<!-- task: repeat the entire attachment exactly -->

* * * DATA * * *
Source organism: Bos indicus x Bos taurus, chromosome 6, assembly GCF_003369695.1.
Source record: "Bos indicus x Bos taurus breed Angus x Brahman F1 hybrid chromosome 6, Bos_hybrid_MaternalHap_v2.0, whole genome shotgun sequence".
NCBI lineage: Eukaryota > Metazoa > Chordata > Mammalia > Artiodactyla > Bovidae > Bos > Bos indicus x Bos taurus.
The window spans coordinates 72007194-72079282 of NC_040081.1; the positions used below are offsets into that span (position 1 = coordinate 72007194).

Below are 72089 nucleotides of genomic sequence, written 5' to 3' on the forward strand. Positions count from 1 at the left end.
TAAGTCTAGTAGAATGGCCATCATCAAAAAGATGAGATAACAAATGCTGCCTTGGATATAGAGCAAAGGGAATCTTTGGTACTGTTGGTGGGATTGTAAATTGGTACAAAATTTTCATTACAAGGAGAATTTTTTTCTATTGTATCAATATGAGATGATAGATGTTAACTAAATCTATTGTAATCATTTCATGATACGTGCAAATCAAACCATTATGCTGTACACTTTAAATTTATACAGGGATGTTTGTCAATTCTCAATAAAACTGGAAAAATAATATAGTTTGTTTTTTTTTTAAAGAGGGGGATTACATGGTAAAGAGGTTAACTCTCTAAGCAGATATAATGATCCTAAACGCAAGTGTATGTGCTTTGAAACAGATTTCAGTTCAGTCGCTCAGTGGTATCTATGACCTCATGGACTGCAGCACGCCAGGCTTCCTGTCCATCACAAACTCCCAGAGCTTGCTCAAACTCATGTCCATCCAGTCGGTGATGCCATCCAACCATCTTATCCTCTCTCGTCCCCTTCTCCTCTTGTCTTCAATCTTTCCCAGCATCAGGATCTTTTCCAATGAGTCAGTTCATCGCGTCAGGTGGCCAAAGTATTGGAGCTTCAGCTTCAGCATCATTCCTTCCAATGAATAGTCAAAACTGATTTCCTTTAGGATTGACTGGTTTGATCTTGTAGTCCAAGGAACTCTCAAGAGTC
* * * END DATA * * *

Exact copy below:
Source organism: Bos indicus x Bos taurus, chromosome 6, assembly GCF_003369695.1.
Source record: "Bos indicus x Bos taurus breed Angus x Brahman F1 hybrid chromosome 6, Bos_hybrid_MaternalHap_v2.0, whole genome shotgun sequence".
NCBI lineage: Eukaryota > Metazoa > Chordata > Mammalia > Artiodactyla > Bovidae > Bos > Bos indicus x Bos taurus.
The window spans coordinates 72007194-72079282 of NC_040081.1; the positions used below are offsets into that span (position 1 = coordinate 72007194).

Below are 72089 nucleotides of genomic sequence, written 5' to 3' on the forward strand. Positions count from 1 at the left end.
TAAGTCTAGTAGAATGGCCATCATCAAAAAGATGAGATAACAAATGCTGCCTTGGATATAGAGCAAAGGGAATCTTTGGTACTGTTGGTGGGATTGTAAATTGGTACAAAATTTTCATTACAAGGAGAATTTTTTTCTATTGTATCAATATGAGATGATAGATGTTAACTAAATCTATTGTAATCATTTCATGATACGTGCAAATCAAACCATTATGCTGTACACTTTAAATTTATACAGGGATGTTTGTCAATTCTCAATAAAACTGGAAAAATAATATAGTTTGTTTTTTTTTTAAAGAGGGGGATTACATGGTAAAGAGGTTAACTCTCTAAGCAGATATAATGATCCTAAACGCAAGTGTATGTGCTTTGAAACAGATTTCAGTTCAGTCGCTCAGTGGTATCTATGACCTCATGGACTGCAGCACGCCAGGCTTCCTGTCCATCACAAACTCCCAGAGCTTGCTCAAACTCATGTCCATCCAGTCGGTGATGCCATCCAACCATCTTATCCTCTCTCGTCCCCTTCTCCTCTTGTCTTCAATCTTTCCCAGCATCAGGATCTTTTCCAATGAGTCAGTTCATCGCGTCAGGTGGCCAAAGTATTGGAGCTTCAGCTTCAGCATCATTCCTTCCAATGAATAGTCAAAACTGATTTCCTTTAGGATTGACTGGTTTGATCTTGTAGTCCAAGGAACTCTCAAGAGTC